When someone is arrested in Maryland, they are taken before a judicial officer for an initial appearance. This is their first chance to win their release and begin to fight the charges.
What is an Initial Appearance?
Once the police officer completes the booking process, he or she will bring the accused before a District Court Commissioner. A District Court Commissioner is not a judge. In fact, they are not even attorneys and the only job requirement is that they possess a college degree. However, they are still considered judicial officers and given a great degree of power. The proceeding following an arrest is called an initial appearance because it is the accused person’s first time before a judicial officer to address the charge(s) against him or her. The initial appearance serves several important purposes:
What is the Role of the District Court Commissioner?
The primary role of the District Court Commissioner is to carry out the purposes that are listed above, especially that of making a preliminary determination as to the pre-trial release status of the accused.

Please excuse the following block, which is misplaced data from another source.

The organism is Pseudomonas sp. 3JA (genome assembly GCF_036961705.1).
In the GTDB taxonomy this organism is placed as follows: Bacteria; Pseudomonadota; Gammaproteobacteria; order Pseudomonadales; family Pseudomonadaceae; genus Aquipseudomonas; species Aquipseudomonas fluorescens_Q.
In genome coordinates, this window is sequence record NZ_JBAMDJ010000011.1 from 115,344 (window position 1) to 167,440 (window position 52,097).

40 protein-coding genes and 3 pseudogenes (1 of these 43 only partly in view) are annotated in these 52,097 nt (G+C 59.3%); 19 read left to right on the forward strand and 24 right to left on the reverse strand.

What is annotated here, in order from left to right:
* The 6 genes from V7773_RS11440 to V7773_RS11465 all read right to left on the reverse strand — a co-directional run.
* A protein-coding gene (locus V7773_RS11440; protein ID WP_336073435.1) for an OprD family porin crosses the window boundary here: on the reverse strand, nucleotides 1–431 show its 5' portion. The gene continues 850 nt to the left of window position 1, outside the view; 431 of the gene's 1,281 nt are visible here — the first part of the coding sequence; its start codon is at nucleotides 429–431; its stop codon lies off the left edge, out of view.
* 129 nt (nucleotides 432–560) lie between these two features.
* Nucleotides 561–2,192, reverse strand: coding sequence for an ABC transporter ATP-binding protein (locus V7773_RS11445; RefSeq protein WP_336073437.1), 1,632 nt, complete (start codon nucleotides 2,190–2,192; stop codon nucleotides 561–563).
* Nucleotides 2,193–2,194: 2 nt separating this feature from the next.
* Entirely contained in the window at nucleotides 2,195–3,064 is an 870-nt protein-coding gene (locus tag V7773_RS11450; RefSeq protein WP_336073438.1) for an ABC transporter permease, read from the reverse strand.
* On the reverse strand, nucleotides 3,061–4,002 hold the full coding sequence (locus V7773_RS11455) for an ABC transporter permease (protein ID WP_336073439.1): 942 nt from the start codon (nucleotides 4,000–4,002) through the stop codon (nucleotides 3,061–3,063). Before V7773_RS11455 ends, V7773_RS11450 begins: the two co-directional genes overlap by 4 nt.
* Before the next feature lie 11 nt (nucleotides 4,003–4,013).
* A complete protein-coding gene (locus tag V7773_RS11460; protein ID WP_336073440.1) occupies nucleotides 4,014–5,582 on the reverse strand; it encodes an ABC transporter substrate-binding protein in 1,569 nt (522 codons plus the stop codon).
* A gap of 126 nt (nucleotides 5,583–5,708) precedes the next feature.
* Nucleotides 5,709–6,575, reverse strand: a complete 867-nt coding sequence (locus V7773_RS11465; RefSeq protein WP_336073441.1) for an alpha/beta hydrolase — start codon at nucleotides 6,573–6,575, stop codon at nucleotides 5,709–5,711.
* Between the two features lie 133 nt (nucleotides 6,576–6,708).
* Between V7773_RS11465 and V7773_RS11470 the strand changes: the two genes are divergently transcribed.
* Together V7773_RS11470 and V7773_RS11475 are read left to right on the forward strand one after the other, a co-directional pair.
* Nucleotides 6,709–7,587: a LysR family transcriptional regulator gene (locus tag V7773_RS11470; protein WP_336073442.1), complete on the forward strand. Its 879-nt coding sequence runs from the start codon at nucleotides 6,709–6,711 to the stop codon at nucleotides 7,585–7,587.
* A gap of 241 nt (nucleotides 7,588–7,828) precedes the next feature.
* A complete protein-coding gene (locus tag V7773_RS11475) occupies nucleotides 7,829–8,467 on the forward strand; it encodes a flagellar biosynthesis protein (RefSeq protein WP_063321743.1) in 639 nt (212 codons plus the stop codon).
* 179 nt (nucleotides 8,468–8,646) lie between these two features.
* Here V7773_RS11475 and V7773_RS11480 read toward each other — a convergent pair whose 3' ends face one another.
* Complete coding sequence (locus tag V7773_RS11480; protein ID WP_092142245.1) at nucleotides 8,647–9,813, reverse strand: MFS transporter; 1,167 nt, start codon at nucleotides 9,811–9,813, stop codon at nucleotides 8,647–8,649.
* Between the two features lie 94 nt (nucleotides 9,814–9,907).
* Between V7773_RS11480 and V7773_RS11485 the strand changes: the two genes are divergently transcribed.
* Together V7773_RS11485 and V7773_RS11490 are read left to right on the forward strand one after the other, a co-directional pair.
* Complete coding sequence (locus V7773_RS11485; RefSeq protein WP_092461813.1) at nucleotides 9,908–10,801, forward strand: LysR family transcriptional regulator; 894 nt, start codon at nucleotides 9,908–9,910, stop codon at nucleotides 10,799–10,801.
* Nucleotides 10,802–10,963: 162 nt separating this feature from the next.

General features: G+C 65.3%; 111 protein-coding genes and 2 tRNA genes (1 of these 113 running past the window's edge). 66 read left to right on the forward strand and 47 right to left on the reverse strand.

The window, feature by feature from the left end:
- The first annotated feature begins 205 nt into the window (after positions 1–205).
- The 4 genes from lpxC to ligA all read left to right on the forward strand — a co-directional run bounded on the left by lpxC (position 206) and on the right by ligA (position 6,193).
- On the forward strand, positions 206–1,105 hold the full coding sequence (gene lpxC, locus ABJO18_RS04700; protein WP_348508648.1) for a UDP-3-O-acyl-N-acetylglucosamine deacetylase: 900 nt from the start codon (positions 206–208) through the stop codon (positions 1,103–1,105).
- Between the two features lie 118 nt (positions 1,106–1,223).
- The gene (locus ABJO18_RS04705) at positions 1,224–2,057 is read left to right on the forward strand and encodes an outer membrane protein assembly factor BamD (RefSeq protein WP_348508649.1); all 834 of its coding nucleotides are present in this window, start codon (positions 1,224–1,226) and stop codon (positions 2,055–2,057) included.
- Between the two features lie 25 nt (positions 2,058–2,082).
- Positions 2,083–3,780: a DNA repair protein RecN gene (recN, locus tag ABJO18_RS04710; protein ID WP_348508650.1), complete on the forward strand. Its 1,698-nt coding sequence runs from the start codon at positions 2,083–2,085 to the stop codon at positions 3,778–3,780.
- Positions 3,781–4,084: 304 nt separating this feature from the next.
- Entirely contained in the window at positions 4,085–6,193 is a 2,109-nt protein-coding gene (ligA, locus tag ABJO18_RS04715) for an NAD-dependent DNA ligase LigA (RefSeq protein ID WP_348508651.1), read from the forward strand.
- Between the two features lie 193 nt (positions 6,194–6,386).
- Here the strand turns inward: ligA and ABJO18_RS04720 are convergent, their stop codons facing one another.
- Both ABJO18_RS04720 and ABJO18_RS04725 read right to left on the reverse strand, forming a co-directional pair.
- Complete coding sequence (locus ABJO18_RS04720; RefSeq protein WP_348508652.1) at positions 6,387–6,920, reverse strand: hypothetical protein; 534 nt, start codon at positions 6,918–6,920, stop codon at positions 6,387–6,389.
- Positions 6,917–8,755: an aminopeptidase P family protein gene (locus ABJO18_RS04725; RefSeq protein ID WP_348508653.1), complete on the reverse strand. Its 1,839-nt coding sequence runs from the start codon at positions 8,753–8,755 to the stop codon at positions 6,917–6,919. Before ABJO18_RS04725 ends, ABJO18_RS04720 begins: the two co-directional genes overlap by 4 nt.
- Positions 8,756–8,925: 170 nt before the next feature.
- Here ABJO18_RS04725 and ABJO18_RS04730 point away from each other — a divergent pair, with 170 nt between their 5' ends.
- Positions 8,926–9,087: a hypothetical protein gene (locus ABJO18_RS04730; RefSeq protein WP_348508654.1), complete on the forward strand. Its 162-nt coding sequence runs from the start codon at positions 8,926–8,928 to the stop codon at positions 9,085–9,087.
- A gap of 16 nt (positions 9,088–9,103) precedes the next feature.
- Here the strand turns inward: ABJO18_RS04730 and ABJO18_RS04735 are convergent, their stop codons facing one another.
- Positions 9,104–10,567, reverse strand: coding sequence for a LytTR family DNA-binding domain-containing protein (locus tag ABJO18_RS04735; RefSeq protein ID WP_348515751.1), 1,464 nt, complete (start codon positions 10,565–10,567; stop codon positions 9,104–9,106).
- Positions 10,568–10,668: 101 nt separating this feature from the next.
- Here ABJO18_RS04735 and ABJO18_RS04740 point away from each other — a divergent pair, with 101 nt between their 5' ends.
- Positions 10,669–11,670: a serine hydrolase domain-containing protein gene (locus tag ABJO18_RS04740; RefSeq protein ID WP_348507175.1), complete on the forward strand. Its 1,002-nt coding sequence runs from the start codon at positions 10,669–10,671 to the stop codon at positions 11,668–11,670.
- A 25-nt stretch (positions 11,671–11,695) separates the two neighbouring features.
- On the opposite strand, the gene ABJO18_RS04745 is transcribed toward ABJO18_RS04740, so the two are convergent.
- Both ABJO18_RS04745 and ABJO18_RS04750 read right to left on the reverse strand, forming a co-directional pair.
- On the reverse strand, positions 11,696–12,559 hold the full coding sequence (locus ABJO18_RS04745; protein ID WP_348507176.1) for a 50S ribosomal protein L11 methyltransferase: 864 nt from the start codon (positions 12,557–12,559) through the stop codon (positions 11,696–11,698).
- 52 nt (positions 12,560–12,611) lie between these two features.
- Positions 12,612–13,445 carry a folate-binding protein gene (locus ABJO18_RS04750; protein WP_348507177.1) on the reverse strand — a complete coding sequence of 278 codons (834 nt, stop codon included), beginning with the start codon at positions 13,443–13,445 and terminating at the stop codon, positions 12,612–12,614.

The following are not the proper roles of a District Court Commissioner:
If any of the above actions occur at your initial appearance, you should document everything thoroughly and report them to a supervisor and contact a private attorney or public defender.
Pre-Trial Release: The Decision Process
Recent changes in Maryland law are designed to encourage the release of the accused on his or her personal recognizance when possible. A District Court Commissioner generally has the discretion to release the accused on his or her own personal recognizance, set a secured or unsecured bail that must be posted for the accused to be released, or hold the accused without bail. In making this important decision, the District Court Commissioner is supposed to consider several factors, including the following:
In some cases, the District Court Commissioner may be prohibited by law from releasing the accused or setting any amount of bail. However, in cases where bail is authorized by law, the District Court Commissioner is constitutionally prohibited from setting a bail that is unreasonable.
How an Experienced Criminal Defense Attorney Can Help
Remember that the accused has a right to request and receive an appointed attorney for free at an initial appearance. However, not all of the appointed attorneys are experienced criminal defense attorneys who are familiar with criminal law and procedure. And the old adage, “you get what you pay for,” sadly holds weight with some appointed attorneys. Your best bet is to have an experienced Baltimore County criminal defense attorney at your side. A criminal defense attorney can help you in the following ways: